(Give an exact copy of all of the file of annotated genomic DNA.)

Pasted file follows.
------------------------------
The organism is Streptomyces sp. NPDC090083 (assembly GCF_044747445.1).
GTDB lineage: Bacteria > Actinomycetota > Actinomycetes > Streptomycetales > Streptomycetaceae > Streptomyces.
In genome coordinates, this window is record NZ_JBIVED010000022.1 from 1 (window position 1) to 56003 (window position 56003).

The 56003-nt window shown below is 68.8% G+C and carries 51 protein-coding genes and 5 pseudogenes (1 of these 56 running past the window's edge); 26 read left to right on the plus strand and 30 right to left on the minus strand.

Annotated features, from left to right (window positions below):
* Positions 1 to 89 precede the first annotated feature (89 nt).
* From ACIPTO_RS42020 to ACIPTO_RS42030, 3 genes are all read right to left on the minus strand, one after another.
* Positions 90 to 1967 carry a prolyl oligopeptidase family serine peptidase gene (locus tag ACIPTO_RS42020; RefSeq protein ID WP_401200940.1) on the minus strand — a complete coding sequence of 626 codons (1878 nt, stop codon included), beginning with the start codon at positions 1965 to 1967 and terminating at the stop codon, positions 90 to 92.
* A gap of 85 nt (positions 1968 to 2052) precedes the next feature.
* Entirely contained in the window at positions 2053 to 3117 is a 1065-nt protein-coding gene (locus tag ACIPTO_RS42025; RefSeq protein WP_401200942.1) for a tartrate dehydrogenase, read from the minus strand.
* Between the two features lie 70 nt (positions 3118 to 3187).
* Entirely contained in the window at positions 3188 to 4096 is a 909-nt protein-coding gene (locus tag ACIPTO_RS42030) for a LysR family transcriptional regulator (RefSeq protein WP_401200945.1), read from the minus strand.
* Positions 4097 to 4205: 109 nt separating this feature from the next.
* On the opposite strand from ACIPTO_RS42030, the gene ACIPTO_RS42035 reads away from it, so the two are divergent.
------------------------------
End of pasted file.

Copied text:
The organism is Streptomyces sp. NPDC090083 (assembly GCF_044747445.1).
GTDB lineage: Bacteria > Actinomycetota > Actinomycetes > Streptomycetales > Streptomycetaceae > Streptomyces.
In genome coordinates, this window is record NZ_JBIVED010000022.1 from 1 (window position 1) to 56003 (window position 56003).

The 56003-nt window shown below is 68.8% G+C and carries 51 protein-coding genes and 5 pseudogenes (1 of these 56 running past the window's edge); 26 read left to right on the plus strand and 30 right to left on the minus strand.

Annotated features, from left to right (window positions below):
* Positions 1 to 89 precede the first annotated feature (89 nt).
* From ACIPTO_RS42020 to ACIPTO_RS42030, 3 genes are all read right to left on the minus strand, one after another.
* Positions 90 to 1967 carry a prolyl oligopeptidase family serine peptidase gene (locus tag ACIPTO_RS42020; RefSeq protein ID WP_401200940.1) on the minus strand — a complete coding sequence of 626 codons (1878 nt, stop codon included), beginning with the start codon at positions 1965 to 1967 and terminating at the stop codon, positions 90 to 92.
* A gap of 85 nt (positions 1968 to 2052) precedes the next feature.
* Entirely contained in the window at positions 2053 to 3117 is a 1065-nt protein-coding gene (locus tag ACIPTO_RS42025; RefSeq protein WP_401200942.1) for a tartrate dehydrogenase, read from the minus strand.
* Between the two features lie 70 nt (positions 3118 to 3187).
* Entirely contained in the window at positions 3188 to 4096 is a 909-nt protein-coding gene (locus tag ACIPTO_RS42030) for a LysR family transcriptional regulator (RefSeq protein WP_401200945.1), read from the minus strand.
* Positions 4097 to 4205: 109 nt separating this feature from the next.
* On the opposite strand from ACIPTO_RS42030, the gene ACIPTO_RS42035 reads away from it, so the two are divergent.